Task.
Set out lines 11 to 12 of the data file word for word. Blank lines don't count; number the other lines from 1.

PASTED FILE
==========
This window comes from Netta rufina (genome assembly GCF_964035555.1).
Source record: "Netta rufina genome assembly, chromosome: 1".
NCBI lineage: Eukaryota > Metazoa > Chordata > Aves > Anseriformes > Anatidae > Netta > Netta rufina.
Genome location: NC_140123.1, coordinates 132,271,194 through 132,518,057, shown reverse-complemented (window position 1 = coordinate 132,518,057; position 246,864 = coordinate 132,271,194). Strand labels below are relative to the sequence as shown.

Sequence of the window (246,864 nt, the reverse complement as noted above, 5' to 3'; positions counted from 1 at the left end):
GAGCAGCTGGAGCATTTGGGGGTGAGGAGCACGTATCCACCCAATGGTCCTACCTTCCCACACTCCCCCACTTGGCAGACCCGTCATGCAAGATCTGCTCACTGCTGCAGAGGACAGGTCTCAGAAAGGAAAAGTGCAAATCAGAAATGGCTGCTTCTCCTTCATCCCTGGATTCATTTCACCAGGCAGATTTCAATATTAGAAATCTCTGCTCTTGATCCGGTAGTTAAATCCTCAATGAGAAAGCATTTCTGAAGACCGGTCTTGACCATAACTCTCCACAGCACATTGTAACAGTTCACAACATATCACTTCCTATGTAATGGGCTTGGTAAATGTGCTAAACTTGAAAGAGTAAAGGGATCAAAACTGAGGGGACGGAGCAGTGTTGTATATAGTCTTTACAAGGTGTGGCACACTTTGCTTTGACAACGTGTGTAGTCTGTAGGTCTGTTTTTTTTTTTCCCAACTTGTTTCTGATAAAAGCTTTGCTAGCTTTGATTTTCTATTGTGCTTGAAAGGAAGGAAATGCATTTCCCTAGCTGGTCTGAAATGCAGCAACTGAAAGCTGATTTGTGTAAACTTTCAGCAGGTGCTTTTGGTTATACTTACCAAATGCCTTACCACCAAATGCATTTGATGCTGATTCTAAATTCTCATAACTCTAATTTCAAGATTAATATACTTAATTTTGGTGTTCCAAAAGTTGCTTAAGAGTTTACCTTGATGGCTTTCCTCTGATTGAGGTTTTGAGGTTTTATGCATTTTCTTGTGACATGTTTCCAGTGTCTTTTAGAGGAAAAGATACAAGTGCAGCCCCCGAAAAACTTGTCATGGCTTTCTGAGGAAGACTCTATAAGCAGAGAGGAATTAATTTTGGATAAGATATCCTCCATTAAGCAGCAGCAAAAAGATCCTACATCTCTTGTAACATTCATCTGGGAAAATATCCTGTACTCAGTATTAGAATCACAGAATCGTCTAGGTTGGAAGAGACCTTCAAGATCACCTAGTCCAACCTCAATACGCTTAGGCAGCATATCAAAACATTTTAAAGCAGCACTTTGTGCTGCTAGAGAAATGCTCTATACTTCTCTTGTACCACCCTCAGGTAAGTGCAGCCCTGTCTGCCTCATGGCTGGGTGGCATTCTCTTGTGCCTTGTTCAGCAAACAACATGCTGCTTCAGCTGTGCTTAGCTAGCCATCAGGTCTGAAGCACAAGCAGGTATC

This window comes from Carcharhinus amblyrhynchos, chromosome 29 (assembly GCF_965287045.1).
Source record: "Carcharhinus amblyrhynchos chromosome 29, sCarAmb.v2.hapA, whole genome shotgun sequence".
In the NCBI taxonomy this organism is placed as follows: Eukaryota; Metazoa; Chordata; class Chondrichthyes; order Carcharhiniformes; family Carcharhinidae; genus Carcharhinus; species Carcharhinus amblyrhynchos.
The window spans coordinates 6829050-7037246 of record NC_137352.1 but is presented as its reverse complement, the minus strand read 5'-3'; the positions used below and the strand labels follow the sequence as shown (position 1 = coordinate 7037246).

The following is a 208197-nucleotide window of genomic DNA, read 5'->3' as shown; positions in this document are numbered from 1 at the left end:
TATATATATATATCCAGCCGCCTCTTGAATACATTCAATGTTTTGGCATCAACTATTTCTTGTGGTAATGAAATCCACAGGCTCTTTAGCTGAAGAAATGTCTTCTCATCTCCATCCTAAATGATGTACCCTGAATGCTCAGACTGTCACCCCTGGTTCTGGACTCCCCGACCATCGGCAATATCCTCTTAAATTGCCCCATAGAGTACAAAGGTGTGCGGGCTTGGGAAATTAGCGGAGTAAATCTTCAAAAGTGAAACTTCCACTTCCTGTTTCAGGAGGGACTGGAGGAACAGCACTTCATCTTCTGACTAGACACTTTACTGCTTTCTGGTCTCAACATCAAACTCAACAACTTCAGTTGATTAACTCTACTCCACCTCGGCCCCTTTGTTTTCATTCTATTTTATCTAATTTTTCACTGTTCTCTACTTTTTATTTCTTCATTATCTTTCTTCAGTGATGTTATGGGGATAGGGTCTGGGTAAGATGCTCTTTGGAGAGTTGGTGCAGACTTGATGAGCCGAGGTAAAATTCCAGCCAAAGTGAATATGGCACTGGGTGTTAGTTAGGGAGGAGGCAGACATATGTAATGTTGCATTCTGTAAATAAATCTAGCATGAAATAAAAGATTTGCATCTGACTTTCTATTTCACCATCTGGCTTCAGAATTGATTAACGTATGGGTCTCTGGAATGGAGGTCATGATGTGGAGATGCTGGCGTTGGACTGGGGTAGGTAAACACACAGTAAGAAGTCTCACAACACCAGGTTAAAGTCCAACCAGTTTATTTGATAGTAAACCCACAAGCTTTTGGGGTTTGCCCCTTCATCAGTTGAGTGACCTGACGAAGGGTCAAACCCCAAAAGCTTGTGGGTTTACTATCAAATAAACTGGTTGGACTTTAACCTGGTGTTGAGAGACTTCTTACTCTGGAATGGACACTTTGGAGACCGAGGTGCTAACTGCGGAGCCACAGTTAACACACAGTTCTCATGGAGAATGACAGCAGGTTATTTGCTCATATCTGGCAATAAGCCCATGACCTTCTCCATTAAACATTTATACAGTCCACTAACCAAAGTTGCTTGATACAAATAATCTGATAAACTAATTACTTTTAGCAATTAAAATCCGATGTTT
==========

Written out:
The following is a 208197-nucleotide window of genomic DNA, read 5'->3' as shown; positions in this document are numbered from 1 at the left end:
TATATATATATATCCAGCCGCCTCTTGAATACATTCAATGTTTTGGCATCAACTATTTCTTGTGGTAATGAAATCCACAGGCTCTTTAGCTGAAGAAATGTCTTCTCATCTCCATCCTAAATGATGTACCCTGAATGCTCAGACTGTCACCCCTGGTTCTGGACTCCCCGACCATCGGCAATATCCTCTTAAATTGCCCCATAGAGTACAAAGGTGTGCGGGCTTGGGAAATTAGCGGAGTAAATCTTCAAAAGTGAAACTTCCACTTCCTGTTTCAGGAGGGACTGGAGGAACAGCACTTCATCTTCTGACTAGACACTTTACTGCTTTCTGGTCTCAACATCAAACTCAACAACTTCAGTTGATTAACTCTACTCCACCTCGGCCCCTTTGTTTTCATTCTATTTTATCTAATTTTTCACTGTTCTCTACTTTTTATTTCTTCATTATCTTTCTTCAGTGATGTTATGGGGATAGGGTCTGGGTAAGATGCTCTTTGGAGAGTTGGTGCAGACTTGATGAGCCGAGGTAAAATTCCAGCCAAAGTGAATATGGCACTGGGTGTTAGTTAGGGAGGAGGCAGACATATGTAATGTTGCATTCTGTAAATAAATCTAGCATGAAATAAAAGATTTGCATCTGACTTTCTATTTCACCATCTGGCTTCAGAATTGATTAACGTATGGGTCTCTGGAATGGAGGTCATGATGTGGAGATGCTGGCGTTGGACTGGGGTAGGTAAACACACAGTAAGAAGTCTCACAACACCAGGTTAAAGTCCAACCAGTTTATTTGATAGTAAACCCACAAGCTTTTGGGGTTTGCCCCTTCATCAGTTGAGTGACCTGACGAAGGGTCAAACCCCAAAAGCTTGTGGGTTTACTATCAAATAAACTGGTTGGACTTTAACCTGGTGTTGAGAGACTTCTTACTCTGGAATGGACACTTTGGAGACCGAGGTGCTAACTGCGGAGCCACAGTTAACACACAGTTCTCATGGAGAATGACAGCAGGTTATTTGCTCATATCTGGCAATAAGCCCATGACCTTCTCCATTAAACATTTATACAGTCCACTAACCAAAGTTGCTTGATACAAATAATCTGATAAACTAATTACTTTTAGCAATTAAAATCCGATGTTT